Tender-hearted, and with some trepidation, I walked alone beneath the moonlight through ponderosa forest as I made my way back to my solitary camp on a desert plateau. With a piercing longing in my heart, I had gone out to ask questions of the Beloved Night.

“What, oh Wild Darkness, do you want from me? I’m tired of always walking alone—so tired I fear I cannot take one more step. And with no human to walk with hand in hand, I have come to you, oh Lover Night, oh Charming Moon, oh Precious Earth. What would you like of me?”

The Night spoke back in a voice full of delight, “ You know…what really turns me on, sweet woman, is you, dressed in a hooded black cloak, singing to me through the forests and the hills”.

Blushing, I said, “Well, alright,” and put on my black cloak, woven by the grandmothers of my dreams. I pulled the hood over my long, red hair, and began to sing. Long had I struggled to uncover the full range of my voice—to hit all the high notes I wished to express. But as I walked, my voice began to rise, and what came through me was a medicine voice—ancient and streaming like a silver river flowing beneath the moonlight.

My voice became so powerful I could swear there were many voices singing. But when I’d stop, I could hear nothing but the crickets, the sound of the wind through the trees, and the distant owl call. Again I would sing, and again I would stop. Baffled, I sang on.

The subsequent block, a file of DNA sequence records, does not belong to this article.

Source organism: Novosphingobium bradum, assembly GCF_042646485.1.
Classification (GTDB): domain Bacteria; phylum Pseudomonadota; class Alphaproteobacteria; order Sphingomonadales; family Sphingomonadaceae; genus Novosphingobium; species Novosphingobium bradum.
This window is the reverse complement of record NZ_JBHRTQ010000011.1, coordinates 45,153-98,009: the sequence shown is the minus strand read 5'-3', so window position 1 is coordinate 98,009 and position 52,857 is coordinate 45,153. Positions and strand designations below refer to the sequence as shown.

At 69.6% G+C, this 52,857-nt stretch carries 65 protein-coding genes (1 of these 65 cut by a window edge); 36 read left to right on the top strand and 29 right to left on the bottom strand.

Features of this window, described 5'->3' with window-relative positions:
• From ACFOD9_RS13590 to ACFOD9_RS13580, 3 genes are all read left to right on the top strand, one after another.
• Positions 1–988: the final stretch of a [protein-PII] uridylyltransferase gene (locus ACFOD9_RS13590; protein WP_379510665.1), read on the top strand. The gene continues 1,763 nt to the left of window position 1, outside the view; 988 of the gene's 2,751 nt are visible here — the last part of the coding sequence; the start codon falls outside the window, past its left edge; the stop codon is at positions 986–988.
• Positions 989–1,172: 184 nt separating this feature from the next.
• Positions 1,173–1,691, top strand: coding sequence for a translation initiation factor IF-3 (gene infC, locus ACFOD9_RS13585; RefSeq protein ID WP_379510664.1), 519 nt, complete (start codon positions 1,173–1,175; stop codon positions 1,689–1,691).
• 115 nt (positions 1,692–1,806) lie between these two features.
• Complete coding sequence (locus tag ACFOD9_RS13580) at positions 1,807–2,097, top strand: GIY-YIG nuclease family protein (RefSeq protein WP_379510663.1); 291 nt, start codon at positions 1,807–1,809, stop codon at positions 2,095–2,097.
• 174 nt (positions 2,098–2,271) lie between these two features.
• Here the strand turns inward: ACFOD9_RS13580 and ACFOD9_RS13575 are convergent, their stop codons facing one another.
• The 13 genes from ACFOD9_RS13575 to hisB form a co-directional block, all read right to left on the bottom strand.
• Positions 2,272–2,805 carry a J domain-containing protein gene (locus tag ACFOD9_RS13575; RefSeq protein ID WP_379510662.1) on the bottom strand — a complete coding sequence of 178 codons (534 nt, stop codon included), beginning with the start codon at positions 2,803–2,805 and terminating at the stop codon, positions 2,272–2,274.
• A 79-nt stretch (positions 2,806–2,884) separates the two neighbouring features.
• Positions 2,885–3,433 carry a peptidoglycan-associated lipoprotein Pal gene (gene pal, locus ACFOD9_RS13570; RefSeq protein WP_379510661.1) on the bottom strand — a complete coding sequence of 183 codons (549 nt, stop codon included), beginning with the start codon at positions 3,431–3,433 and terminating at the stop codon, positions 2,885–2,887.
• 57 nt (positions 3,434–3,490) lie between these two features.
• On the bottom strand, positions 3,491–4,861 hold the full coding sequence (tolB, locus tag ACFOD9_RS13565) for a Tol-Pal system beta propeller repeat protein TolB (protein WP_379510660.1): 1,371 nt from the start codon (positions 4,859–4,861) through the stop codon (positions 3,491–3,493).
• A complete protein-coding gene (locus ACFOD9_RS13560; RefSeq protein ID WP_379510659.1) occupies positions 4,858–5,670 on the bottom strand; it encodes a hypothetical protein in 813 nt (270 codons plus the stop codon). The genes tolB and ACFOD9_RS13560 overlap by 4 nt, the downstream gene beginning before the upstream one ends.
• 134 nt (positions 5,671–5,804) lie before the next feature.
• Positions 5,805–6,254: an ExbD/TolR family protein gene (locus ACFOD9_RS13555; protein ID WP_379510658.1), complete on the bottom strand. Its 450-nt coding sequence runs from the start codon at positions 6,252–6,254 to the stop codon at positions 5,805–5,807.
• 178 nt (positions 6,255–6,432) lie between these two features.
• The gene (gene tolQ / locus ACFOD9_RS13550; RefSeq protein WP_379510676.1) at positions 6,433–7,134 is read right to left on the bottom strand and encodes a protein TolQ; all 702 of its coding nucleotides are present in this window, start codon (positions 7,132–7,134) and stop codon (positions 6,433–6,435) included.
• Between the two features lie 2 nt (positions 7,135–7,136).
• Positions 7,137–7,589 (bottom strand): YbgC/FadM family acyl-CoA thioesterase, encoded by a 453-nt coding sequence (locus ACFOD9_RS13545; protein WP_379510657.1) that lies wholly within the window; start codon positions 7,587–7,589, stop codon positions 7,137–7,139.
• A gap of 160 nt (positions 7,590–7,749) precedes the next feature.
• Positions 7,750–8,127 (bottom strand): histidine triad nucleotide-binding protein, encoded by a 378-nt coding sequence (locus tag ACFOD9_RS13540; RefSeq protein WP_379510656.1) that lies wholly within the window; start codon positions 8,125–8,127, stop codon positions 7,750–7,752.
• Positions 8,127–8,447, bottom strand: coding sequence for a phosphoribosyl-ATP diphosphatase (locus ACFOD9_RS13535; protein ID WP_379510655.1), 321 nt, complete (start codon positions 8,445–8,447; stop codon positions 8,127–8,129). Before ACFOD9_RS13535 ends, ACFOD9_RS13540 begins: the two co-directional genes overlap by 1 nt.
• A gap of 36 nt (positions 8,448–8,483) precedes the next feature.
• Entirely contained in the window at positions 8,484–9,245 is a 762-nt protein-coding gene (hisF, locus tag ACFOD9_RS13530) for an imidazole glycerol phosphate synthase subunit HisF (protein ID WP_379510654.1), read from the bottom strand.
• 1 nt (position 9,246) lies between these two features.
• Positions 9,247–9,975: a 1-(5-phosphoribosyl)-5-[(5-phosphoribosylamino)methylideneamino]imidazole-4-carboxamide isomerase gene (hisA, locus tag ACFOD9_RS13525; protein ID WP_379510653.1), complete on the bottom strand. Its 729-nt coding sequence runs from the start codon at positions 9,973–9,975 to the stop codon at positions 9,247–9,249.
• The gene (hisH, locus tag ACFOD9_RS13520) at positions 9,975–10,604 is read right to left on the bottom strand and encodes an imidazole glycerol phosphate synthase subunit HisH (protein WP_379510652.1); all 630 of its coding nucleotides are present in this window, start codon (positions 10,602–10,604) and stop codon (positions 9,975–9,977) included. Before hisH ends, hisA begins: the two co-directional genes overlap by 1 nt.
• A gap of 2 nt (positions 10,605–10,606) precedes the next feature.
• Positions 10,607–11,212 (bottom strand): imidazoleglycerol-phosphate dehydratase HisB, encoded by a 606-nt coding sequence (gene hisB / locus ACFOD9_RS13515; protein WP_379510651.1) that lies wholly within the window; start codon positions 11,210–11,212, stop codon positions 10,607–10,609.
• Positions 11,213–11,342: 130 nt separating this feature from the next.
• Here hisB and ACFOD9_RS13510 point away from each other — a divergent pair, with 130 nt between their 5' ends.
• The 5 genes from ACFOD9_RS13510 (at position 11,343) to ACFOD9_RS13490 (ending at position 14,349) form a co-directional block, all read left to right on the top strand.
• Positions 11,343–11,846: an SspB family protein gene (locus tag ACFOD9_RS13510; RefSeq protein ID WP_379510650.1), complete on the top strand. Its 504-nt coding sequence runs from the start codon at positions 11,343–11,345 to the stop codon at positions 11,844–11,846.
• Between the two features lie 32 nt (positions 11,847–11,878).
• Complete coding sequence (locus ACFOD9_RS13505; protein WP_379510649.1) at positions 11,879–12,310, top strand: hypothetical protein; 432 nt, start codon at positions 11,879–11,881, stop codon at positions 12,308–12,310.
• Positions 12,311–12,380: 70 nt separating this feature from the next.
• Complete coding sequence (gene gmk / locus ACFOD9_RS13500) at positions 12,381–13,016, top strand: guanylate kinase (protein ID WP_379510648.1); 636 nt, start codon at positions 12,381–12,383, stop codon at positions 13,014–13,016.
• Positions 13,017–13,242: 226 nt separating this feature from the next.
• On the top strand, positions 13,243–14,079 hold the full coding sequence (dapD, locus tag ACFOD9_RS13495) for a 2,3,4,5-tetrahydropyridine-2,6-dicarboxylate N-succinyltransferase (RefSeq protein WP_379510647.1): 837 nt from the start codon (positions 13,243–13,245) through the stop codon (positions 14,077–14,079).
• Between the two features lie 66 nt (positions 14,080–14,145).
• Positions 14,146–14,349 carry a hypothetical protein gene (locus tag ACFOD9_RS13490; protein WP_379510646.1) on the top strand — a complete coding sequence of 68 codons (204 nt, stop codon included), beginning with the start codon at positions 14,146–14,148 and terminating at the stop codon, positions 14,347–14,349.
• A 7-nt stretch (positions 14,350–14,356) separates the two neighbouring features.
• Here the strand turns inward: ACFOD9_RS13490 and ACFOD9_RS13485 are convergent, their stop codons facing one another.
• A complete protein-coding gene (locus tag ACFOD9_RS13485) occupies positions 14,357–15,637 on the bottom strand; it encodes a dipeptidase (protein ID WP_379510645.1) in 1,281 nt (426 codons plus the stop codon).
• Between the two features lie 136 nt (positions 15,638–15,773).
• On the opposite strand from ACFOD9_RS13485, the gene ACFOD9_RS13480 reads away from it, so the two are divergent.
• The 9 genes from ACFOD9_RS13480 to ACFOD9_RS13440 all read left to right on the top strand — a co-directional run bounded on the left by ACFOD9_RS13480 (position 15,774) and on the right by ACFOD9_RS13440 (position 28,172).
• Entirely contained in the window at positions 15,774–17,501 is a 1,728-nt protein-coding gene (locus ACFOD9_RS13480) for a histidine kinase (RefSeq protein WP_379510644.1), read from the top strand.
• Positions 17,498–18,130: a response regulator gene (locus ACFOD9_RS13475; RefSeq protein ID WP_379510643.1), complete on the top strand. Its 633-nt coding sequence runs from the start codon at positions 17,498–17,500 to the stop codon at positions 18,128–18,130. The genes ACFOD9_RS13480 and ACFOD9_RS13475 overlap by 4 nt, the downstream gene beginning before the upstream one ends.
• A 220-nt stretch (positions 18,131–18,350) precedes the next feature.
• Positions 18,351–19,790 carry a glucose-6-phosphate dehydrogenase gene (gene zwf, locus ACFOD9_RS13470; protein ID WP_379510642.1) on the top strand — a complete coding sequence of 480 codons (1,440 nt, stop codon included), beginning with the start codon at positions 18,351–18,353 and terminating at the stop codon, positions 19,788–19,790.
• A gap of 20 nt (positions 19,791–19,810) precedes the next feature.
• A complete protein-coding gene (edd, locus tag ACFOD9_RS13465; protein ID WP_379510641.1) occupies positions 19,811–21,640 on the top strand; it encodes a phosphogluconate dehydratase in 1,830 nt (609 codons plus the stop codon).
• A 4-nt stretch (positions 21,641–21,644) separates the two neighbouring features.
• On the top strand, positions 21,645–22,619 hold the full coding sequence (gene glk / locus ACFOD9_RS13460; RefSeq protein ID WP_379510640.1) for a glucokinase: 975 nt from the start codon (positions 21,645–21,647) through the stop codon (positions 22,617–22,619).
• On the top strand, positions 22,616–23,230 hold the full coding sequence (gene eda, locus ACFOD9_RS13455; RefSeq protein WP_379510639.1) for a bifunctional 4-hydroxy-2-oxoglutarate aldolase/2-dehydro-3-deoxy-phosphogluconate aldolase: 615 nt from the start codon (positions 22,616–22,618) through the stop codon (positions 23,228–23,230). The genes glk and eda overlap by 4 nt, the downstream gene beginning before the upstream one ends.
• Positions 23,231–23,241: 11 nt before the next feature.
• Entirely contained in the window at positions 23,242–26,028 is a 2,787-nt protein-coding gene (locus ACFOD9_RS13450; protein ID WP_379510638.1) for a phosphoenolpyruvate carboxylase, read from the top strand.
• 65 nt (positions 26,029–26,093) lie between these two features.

I wound my way through the forest, no longer feeling any fear. As if the whole forest knew me and beckoned me to carry on. I soon realized that the voices on top of my song were the sounds of my own voice, echoing back at me from the trees. With this insight the Night, laughing and weeping all at once, spoke to me again. “You see dear woman, we the Forest and the Night, have been longing for your song for ages. A woman’s voice has great power and its vibrations are greatly needed now. For centuries the Earth has been bereft of this great gift—a woman’s voice being silenced so. We creatures of the Earth can not be fully ourselves without it. Your voice is a part of us.

And now our lives are being threatened by machines and all the rest. Our vast networks are being severed underground; the web of life unraveling.

You give your voice and you bring us hope and the whole forest sings!”

Swept up in the words of the Night, my heart began to swell. “Oh Lover Night, Oh Charming Moon, Oh Precious Earth, I love you so! What MORE can I do for you?”

The Night, now dripping with Love, in a voice of passion spoke, “Be my lover forevermore, never hide your voice again—put all your love behind your song and offer it without end.”

So night after night I walked the forest and the hills, cloaked in black. I filled my heart with love and sang it to the Lover Night, the Charming Moon, the Precious Earth. Each night I was protected. Each night I was embraced with love. And soon even the ears of humans began to hear my song, carrying through the trees at night—filling them too with enchantment for which they long. My sisters wished to join me in this wild and loving song.